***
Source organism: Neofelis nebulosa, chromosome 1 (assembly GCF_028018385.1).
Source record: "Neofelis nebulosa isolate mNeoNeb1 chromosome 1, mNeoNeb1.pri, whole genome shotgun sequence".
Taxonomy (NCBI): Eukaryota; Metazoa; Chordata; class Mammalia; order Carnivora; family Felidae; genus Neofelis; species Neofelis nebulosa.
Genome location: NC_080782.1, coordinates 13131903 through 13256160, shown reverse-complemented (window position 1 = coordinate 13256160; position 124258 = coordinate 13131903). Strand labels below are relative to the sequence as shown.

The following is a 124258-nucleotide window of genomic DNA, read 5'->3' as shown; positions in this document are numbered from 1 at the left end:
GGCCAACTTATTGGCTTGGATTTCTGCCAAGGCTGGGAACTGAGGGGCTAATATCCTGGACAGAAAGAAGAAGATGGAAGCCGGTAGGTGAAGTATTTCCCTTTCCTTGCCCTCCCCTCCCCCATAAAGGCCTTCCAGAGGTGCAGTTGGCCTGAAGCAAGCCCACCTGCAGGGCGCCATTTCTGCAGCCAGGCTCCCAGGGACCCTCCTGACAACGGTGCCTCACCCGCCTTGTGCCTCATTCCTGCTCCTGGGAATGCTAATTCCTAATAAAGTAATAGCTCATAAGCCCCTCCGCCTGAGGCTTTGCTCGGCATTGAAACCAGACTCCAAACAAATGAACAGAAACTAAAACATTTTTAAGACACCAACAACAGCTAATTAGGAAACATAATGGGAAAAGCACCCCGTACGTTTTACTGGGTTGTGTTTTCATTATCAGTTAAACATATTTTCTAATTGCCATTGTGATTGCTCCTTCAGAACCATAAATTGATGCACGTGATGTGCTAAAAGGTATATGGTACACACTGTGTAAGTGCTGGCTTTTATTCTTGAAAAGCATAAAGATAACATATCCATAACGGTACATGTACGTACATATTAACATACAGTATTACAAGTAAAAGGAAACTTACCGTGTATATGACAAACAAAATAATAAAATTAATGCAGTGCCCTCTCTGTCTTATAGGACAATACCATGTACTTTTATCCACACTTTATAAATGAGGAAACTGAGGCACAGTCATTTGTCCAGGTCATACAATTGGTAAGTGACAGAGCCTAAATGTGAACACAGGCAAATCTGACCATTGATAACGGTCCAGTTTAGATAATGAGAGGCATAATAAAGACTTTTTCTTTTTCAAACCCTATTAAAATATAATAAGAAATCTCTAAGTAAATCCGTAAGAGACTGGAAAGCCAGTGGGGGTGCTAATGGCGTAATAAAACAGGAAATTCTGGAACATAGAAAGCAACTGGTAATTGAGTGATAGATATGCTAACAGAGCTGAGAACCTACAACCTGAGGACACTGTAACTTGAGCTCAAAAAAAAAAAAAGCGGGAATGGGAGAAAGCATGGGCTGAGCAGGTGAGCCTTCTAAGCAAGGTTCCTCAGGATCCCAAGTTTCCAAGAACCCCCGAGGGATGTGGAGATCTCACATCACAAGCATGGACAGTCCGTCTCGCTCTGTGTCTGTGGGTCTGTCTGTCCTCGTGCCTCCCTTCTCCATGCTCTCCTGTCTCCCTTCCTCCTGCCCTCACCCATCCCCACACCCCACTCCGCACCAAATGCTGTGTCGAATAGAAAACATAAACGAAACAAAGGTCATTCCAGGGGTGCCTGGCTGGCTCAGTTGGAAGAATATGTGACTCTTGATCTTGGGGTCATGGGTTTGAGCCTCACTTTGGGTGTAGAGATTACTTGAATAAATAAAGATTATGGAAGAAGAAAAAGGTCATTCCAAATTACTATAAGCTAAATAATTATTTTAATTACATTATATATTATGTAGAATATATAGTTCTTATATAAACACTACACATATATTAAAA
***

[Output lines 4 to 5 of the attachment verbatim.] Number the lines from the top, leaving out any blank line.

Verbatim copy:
Genome location: NC_080782.1, coordinates 13131903 through 13256160, shown reverse-complemented (window position 1 = coordinate 13256160; position 124258 = coordinate 13131903). Strand labels below are relative to the sequence as shown.

The following is a 124258-nucleotide window of genomic DNA, read 5'->3' as shown; positions in this document are numbered from 1 at the left end: